Researchers from the University of Hamburg in Germany, in collaboration with colleagues from the University of Aarhus in Denmark, have synthesized a new superconducting material by growing a few layers of an antiferromagnetic transition-metal chalcogenide on a bismuth-based topological insulator, both being non-superconducting materials.

While superconductivity and magnetism are generally believed to be mutually exclusive, surprisingly, in this new material, superconducting correlations...

Im Focus: Studying fundamental particles in materials

Laser-driving of semimetals allows creating novel quasiparticle states within condensed matter systems and switching between different states on ultrafast time scales

Studying properties of fundamental particles in condensed matter systems is a promising approach to quantum field theory. Quasiparticles offer the opportunity...

Im Focus: Designing Architecture with Solar Building Envelopes

Among the general public, solar thermal energy is currently associated with dark blue, rectangular collectors on building roofs. Technologies are needed for aesthetically high quality architecture which offer the architect more room for manoeuvre when it comes to low- and plus-energy buildings. With the “ArKol” project, researchers at Fraunhofer ISE together with partners are currently developing two façade collectors for solar thermal energy generation, which permit a high degree of design flexibility: a strip collector for opaque façade sections and a solar thermal blind for transparent sections. The current state of the two developments will be presented at the BAU 2017 trade fair.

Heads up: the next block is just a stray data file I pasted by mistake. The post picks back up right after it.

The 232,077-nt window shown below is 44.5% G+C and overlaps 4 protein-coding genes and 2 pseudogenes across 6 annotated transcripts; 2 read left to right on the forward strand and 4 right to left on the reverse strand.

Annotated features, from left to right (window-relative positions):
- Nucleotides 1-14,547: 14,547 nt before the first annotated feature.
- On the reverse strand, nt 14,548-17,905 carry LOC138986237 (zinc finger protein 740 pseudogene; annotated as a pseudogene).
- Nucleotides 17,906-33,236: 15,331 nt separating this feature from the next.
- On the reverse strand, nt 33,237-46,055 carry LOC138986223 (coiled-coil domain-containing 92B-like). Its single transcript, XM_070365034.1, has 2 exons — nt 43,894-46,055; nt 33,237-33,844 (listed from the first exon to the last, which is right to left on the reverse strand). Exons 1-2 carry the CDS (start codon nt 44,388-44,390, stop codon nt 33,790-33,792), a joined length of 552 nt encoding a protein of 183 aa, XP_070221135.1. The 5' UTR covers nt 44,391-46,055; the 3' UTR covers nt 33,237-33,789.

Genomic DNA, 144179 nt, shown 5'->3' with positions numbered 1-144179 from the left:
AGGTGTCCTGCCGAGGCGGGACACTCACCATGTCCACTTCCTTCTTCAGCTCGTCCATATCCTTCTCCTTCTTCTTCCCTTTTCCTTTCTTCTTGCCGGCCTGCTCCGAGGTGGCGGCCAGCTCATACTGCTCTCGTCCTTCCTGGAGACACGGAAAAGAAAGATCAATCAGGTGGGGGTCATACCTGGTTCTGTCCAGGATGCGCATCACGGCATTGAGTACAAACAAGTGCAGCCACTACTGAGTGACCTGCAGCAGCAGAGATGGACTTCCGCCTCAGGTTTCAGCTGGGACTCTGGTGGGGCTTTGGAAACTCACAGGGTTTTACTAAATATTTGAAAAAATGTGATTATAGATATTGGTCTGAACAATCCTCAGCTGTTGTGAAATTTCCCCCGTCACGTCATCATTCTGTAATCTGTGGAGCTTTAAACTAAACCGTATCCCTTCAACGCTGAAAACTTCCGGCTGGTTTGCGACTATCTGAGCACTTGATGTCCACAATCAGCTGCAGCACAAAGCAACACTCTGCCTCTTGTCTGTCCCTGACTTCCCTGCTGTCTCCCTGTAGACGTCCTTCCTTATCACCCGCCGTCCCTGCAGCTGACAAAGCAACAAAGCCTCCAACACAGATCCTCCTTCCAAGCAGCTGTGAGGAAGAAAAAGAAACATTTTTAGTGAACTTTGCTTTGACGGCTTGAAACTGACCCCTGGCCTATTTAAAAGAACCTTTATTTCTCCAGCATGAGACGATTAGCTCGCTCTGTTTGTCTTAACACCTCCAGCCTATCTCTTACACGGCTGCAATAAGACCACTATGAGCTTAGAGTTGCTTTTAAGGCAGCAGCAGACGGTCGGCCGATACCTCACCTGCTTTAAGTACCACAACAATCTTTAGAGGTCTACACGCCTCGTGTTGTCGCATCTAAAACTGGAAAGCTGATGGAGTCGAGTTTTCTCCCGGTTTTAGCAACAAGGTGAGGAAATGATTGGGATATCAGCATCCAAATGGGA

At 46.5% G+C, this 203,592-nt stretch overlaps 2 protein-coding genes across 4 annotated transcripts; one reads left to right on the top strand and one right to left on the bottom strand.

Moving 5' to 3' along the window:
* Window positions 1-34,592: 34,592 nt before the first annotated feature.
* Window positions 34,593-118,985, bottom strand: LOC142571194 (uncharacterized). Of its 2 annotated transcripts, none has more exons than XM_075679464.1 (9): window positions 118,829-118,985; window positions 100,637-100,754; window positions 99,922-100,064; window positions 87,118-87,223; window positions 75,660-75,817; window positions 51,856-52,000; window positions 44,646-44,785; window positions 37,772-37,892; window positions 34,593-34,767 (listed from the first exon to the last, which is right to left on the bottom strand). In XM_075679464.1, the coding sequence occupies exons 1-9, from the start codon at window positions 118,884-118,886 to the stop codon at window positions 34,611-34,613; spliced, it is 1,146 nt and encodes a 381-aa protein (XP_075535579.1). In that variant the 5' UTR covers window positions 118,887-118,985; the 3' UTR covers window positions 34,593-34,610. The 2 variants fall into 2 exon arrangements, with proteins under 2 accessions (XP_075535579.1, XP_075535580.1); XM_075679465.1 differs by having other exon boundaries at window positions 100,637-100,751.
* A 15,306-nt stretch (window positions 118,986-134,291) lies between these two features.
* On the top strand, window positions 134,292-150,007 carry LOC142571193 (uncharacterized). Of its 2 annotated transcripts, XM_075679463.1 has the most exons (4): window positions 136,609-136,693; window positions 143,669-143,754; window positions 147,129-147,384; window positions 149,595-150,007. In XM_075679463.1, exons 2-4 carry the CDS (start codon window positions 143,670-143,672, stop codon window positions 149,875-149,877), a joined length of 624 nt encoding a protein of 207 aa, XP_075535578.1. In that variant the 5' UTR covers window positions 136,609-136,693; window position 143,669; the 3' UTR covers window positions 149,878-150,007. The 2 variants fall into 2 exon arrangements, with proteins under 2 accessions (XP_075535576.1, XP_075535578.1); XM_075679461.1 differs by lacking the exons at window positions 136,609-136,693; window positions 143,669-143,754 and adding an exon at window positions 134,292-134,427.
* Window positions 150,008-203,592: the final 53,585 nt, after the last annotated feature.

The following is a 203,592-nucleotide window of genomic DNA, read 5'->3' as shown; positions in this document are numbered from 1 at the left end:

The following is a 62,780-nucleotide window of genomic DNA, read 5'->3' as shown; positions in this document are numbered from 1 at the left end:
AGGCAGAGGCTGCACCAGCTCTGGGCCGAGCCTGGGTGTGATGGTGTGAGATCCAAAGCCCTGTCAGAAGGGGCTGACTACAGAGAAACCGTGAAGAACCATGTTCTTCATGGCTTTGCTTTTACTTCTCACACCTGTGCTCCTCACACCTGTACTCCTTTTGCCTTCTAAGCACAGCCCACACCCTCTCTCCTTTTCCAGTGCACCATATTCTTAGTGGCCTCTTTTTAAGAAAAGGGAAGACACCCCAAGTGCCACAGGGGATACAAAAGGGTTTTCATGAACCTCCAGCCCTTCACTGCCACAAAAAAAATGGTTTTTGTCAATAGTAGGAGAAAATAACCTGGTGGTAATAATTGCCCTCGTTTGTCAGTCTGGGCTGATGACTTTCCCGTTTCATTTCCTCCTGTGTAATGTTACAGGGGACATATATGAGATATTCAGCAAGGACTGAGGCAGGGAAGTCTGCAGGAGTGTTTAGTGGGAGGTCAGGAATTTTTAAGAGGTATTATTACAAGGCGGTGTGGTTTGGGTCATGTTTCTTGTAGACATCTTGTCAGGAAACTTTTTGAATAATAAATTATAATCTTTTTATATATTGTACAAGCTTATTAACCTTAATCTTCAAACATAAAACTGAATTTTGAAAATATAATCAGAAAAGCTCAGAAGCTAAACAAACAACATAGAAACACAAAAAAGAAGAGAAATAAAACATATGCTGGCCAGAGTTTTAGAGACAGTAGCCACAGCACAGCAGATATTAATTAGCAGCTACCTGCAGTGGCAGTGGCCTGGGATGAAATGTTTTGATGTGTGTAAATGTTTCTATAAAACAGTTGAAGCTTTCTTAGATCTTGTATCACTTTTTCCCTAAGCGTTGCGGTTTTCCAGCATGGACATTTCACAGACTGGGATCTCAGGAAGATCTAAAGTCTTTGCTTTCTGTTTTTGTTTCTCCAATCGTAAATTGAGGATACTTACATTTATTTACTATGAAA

As part of the “ArKol – development of architecturally highly integrated façade collectors with heat pipes” project, Fraunhofer ISE together with its partners...

Im Focus: How to inflate a hardened concrete shell with a weight of 80 t

At TU Wien, an alternative for resource intensive formwork for the construction of concrete domes was developed. It is now used in a test dome for the Austrian Federal Railways Infrastructure (ÖBB Infrastruktur).

Concrete shells are efficient structures, but not very resource efficient. The formwork for the construction of concrete domes alone requires a high amount of...

Im Focus: Bacterial Pac Man molecule snaps at sugar

Many pathogens use certain sugar compounds from their host to help conceal themselves against the immune system. Scientists at the University of Bonn have now, in cooperation with researchers at the University of York in the United Kingdom, analyzed the dynamics of a bacterial molecule that is involved in this process. They demonstrate that the protein grabs onto the sugar molecule with a Pac Man-like chewing motion and holds it until it can be used. Their results could help design therapeutics that could make the protein poorer at grabbing and holding and hence compromise the pathogen in the host. The study has now been published in “Biophysical Journal”.

The cells of the mouth, nose and intestinal mucosa produce large quantities of a chemical called sialic acid. Many bacteria possess a special transport system...

All Focus news of the innovation-report >>>

Anzeige

Anzeige

Event News

12V, 48V, high-voltage – trends in E/E automotive architecture

10.01.2017 | Event News

2nd Conference on Non-Textual Information on 10 and 11 May 2017 in Hannover

09.01.2017 | Event News

Nothing will happen without batteries making it happen!

05.01.2017 | Event News

 
Latest News

Water - as the underlying driver of the Earth’s carbon cycle

17.01.2017 | Earth Sciences

Interfacial Superconductivity: Magnetic and superconducting order revealed simultaneously

17.01.2017 | Materials Sciences

Smart homes will “LISTEN” to your voice

17.01.2017 | Architecture and Construction

VideoLinks
B2B-VideoLinks
More VideoLinks >>>